Penticton’s Victory Church at 352 Winnipeg Street will be open on Nov. 1 as an emergency winter shelter.
Tony Lang, the chief executive officer of the Penticton and District Society for Community Living (PDSCL) spent over an hour answering council’s questions in their Oct. 20 meeting.
Despite reservations, council unanimously approved the temporary six-month permit. The owners of the property will be renovating in March of 2021, and it will not be possible to extend the usage of the location beyond that.
“What I’m hoping you’re seeing is not a common theme of lack of support, but a lack of enthusiasm for that particular spot,” said Coun. Campbell Watt.
Coun. Katie Robinson noted a report which said that Compass House has 20 additional beds, planned for emergency winter housing, but due to COVID-19, can’t be used.
“If the world gets back to some sort of normal, we’ll be back in Compass House, which will have another 12 units, plus the winter spaces back,” said Lang. “That’s always been our plan, it was never our plan to expand to another location, this was a pandemic response, and it always was.”
Mayor John Vassilaki expressed his own concerns, returning to his focus on responsibility that was brought up during council on Oct. 6.
“If someone were staying at the Lakeside hotel, goes down to the beach and causes a nuisance, should we hold the hotel responsible for bringing that person into Penticton?” said Lang. “Most of the time we see a homeless person it’s assumed they live in a shelter, but there are several hundred homeless people in Penticton, and we only have 25 living in our shelter.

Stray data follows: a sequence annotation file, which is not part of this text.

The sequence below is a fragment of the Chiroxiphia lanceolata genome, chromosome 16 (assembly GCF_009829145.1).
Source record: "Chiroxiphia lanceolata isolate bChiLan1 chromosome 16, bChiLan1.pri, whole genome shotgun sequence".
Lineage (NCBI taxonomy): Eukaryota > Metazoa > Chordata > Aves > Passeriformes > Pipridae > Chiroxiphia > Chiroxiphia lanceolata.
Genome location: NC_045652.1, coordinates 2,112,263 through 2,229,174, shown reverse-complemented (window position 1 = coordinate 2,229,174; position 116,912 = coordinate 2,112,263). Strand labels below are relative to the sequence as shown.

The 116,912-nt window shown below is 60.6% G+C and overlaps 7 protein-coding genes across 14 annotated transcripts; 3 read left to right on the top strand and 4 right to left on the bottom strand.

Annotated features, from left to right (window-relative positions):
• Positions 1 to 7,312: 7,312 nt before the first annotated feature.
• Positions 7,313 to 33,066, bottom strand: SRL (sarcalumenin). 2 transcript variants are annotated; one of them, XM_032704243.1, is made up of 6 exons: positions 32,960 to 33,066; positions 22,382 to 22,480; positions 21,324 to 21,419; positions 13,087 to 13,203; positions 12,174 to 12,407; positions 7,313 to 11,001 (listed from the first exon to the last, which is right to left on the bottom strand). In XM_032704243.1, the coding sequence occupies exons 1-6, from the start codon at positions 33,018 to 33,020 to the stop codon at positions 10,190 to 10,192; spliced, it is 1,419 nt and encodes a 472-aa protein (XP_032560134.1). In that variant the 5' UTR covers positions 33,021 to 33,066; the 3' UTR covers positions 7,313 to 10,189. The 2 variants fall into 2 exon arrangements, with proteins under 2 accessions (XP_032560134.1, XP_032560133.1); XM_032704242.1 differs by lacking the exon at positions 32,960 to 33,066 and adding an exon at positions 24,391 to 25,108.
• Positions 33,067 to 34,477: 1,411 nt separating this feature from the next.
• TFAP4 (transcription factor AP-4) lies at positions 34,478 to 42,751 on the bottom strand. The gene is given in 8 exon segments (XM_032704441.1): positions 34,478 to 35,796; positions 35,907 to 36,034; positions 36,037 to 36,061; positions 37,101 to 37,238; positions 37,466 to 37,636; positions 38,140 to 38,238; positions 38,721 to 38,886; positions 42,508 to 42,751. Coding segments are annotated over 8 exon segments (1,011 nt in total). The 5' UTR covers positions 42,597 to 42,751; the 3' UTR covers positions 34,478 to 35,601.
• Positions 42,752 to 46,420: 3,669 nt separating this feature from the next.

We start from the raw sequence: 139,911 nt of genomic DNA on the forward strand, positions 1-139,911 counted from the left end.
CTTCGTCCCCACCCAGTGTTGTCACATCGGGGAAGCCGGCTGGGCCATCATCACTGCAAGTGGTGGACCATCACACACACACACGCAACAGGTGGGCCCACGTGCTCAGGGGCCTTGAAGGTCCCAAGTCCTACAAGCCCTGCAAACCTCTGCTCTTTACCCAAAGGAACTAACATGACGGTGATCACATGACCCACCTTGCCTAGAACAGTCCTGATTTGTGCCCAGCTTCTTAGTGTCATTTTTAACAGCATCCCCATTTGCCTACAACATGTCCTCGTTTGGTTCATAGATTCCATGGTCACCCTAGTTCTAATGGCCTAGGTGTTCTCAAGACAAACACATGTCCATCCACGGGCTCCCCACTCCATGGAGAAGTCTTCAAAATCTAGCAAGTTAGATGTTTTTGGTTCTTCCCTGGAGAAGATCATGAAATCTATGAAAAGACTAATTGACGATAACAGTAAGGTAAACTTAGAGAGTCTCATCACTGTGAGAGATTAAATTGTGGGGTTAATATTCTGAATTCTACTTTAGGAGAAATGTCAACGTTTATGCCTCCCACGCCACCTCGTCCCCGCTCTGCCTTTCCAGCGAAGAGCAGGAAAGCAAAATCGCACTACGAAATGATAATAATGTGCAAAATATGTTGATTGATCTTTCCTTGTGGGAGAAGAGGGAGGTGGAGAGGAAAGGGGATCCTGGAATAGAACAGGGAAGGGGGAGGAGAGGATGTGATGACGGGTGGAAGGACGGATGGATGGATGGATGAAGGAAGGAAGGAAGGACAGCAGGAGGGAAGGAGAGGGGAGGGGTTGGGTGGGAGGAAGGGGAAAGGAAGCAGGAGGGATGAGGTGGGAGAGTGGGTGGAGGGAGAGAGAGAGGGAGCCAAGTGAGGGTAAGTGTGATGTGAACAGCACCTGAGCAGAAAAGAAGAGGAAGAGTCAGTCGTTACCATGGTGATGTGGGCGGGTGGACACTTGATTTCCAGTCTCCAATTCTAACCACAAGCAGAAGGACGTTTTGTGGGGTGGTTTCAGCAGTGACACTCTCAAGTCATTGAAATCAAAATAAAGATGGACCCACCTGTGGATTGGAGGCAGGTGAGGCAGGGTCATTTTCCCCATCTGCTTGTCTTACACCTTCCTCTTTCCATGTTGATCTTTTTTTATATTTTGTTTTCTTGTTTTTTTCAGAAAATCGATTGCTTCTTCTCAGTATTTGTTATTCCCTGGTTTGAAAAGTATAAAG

“The only stick I have is to bar someone from staying at the shelter. Well, I only have 25 people staying there, if the other 100 are causing problems, until they get into the shelter, I have no stick. If council can explain to me, or someone, what control I have, I would really appreciate it.”
The mayor also sought assurances that the Victory Church location wouldn’t result in the same complaints that he receives from the area around Compass House.
Lang added that since Compass House opened, the widespread problems of discarded needles in parks and neighbourhoods haven’t emerged at the same level, at least on social media. The mayor challenged that, stating that council “gets all the complaints, not the public, we get them all.”
Despite applying for the full 42 beds at the facility, the PDSCL is only looking at filling 20 to 30 of them, with minimum two staff on at all times. Additional beds would require additional minimum staff, as well as extra staff during the day for other services at the facility.
In addition to the property being fenced off, as well as a cleaning crew for both Compass House and around the Victory Church, the PDSCL will be hiring security services for the two locations.
“We’re going to spend the equivalent of five full-time staff on just security on these two locations,” said Lang. “If we didn’t have to do that security, we could have a lot more people being supported to get off drugs, or to deal with their mental health issues.”
The Victory Church location in specific brought up further critiques, with questions directed to the potential for other sites, which Lang noted had been deemed unsuitable.
Lang was asked at multiple points if he felt that the facility would be enough to meet the predicted need over the winter.
“No. I’m here to be frank and honest; it won’t be enough,” Lang said. “We had 75 people at one point during January last during a really bad cold snap. … If we’re capped at 42, we’ll turn people away.”
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